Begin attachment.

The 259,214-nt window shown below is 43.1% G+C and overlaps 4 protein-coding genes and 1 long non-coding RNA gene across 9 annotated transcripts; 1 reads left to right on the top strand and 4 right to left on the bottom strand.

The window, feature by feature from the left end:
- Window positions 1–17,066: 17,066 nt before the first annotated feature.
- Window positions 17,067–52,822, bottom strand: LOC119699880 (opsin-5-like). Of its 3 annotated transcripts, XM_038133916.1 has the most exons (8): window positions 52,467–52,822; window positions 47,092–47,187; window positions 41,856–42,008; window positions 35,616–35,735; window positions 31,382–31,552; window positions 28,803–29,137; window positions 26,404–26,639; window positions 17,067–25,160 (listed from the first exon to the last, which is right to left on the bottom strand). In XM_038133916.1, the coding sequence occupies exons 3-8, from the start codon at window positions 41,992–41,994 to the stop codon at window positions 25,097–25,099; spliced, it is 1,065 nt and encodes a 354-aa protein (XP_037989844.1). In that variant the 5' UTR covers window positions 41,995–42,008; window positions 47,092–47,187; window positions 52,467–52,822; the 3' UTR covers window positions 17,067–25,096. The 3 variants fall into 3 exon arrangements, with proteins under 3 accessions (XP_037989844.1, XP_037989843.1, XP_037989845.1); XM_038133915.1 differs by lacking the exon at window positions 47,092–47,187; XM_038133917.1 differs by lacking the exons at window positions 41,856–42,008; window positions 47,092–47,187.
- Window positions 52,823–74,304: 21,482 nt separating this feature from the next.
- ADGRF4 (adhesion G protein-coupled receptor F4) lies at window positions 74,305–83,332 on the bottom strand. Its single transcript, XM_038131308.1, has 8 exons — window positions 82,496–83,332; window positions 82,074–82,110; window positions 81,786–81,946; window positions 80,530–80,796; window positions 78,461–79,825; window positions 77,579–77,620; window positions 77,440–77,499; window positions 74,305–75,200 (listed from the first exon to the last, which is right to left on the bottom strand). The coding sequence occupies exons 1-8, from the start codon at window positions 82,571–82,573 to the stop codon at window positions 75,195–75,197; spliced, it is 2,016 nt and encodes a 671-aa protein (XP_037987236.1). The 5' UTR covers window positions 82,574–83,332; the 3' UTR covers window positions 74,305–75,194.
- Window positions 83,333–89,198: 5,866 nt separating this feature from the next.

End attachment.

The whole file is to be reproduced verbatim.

The 259,214-nt window shown below is 43.1% G+C and overlaps 4 protein-coding genes and 1 long non-coding RNA gene across 9 annotated transcripts; 1 reads left to right on the top strand and 4 right to left on the bottom strand.

The window, feature by feature from the left end:
- Window positions 1–17,066: 17,066 nt before the first annotated feature.
- Window positions 17,067–52,822, bottom strand: LOC119699880 (opsin-5-like). Of its 3 annotated transcripts, XM_038133916.1 has the most exons (8): window positions 52,467–52,822; window positions 47,092–47,187; window positions 41,856–42,008; window positions 35,616–35,735; window positions 31,382–31,552; window positions 28,803–29,137; window positions 26,404–26,639; window positions 17,067–25,160 (listed from the first exon to the last, which is right to left on the bottom strand). In XM_038133916.1, the coding sequence occupies exons 3-8, from the start codon at window positions 41,992–41,994 to the stop codon at window positions 25,097–25,099; spliced, it is 1,065 nt and encodes a 354-aa protein (XP_037989844.1). In that variant the 5' UTR covers window positions 41,995–42,008; window positions 47,092–47,187; window positions 52,467–52,822; the 3' UTR covers window positions 17,067–25,096. The 3 variants fall into 3 exon arrangements, with proteins under 3 accessions (XP_037989844.1, XP_037989843.1, XP_037989845.1); XM_038133915.1 differs by lacking the exon at window positions 47,092–47,187; XM_038133917.1 differs by lacking the exons at window positions 41,856–42,008; window positions 47,092–47,187.
- Window positions 52,823–74,304: 21,482 nt separating this feature from the next.
- ADGRF4 (adhesion G protein-coupled receptor F4) lies at window positions 74,305–83,332 on the bottom strand. Its single transcript, XM_038131308.1, has 8 exons — window positions 82,496–83,332; window positions 82,074–82,110; window positions 81,786–81,946; window positions 80,530–80,796; window positions 78,461–79,825; window positions 77,579–77,620; window positions 77,440–77,499; window positions 74,305–75,200 (listed from the first exon to the last, which is right to left on the bottom strand). The coding sequence occupies exons 1-8, from the start codon at window positions 82,571–82,573 to the stop codon at window positions 75,195–75,197; spliced, it is 2,016 nt and encodes a 671-aa protein (XP_037987236.1). The 5' UTR covers window positions 82,574–83,332; the 3' UTR covers window positions 74,305–75,194.
- Window positions 83,333–89,198: 5,866 nt separating this feature from the next.